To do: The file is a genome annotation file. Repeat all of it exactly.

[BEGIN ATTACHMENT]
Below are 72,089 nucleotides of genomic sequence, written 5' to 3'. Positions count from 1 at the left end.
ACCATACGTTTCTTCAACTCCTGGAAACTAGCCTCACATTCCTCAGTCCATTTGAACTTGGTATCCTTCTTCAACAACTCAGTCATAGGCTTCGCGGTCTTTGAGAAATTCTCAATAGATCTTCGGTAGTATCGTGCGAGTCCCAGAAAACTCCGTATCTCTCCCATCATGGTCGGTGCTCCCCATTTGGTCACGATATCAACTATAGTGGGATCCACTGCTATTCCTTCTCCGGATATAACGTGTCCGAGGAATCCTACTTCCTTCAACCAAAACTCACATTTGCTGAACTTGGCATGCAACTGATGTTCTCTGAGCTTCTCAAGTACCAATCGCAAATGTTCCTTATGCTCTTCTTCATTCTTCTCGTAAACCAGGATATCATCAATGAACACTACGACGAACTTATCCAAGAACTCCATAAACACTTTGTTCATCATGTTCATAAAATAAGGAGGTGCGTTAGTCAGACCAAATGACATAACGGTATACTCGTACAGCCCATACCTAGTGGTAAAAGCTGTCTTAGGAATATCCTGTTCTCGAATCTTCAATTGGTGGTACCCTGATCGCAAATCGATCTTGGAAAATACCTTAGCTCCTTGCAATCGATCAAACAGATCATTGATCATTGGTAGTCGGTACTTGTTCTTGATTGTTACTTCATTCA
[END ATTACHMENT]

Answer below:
Below are 72,089 nucleotides of genomic sequence, written 5' to 3'. Positions count from 1 at the left end.
ACCATACGTTTCTTCAACTCCTGGAAACTAGCCTCACATTCCTCAGTCCATTTGAACTTGGTATCCTTCTTCAACAACTCAGTCATAGGCTTCGCGGTCTTTGAGAAATTCTCAATAGATCTTCGGTAGTATCGTGCGAGTCCCAGAAAACTCCGTATCTCTCCCATCATGGTCGGTGCTCCCCATTTGGTCACGATATCAACTATAGTGGGATCCACTGCTATTCCTTCTCCGGATATAACGTGTCCGAGGAATCCTACTTCCTTCAACCAAAACTCACATTTGCTGAACTTGGCATGCAACTGATGTTCTCTGAGCTTCTCAAGTACCAATCGCAAATGTTCCTTATGCTCTTCTTCATTCTTCTCGTAAACCAGGATATCATCAATGAACACTACGACGAACTTATCCAAGAACTCCATAAACACTTTGTTCATCATGTTCATAAAATAAGGAGGTGCGTTAGTCAGACCAAATGACATAACGGTATACTCGTACAGCCCATACCTAGTGGTAAAAGCTGTCTTAGGAATATCCTGTTCTCGAATCTTCAATTGGTGGTACCCTGATCGCAAATCGATCTTGGAAAATACCTTAGCTCCTTGCAATCGATCAAACAGATCATTGATCATTGGTAGTCGGTACTTGTTCTTGATTGTTACTTCATTCA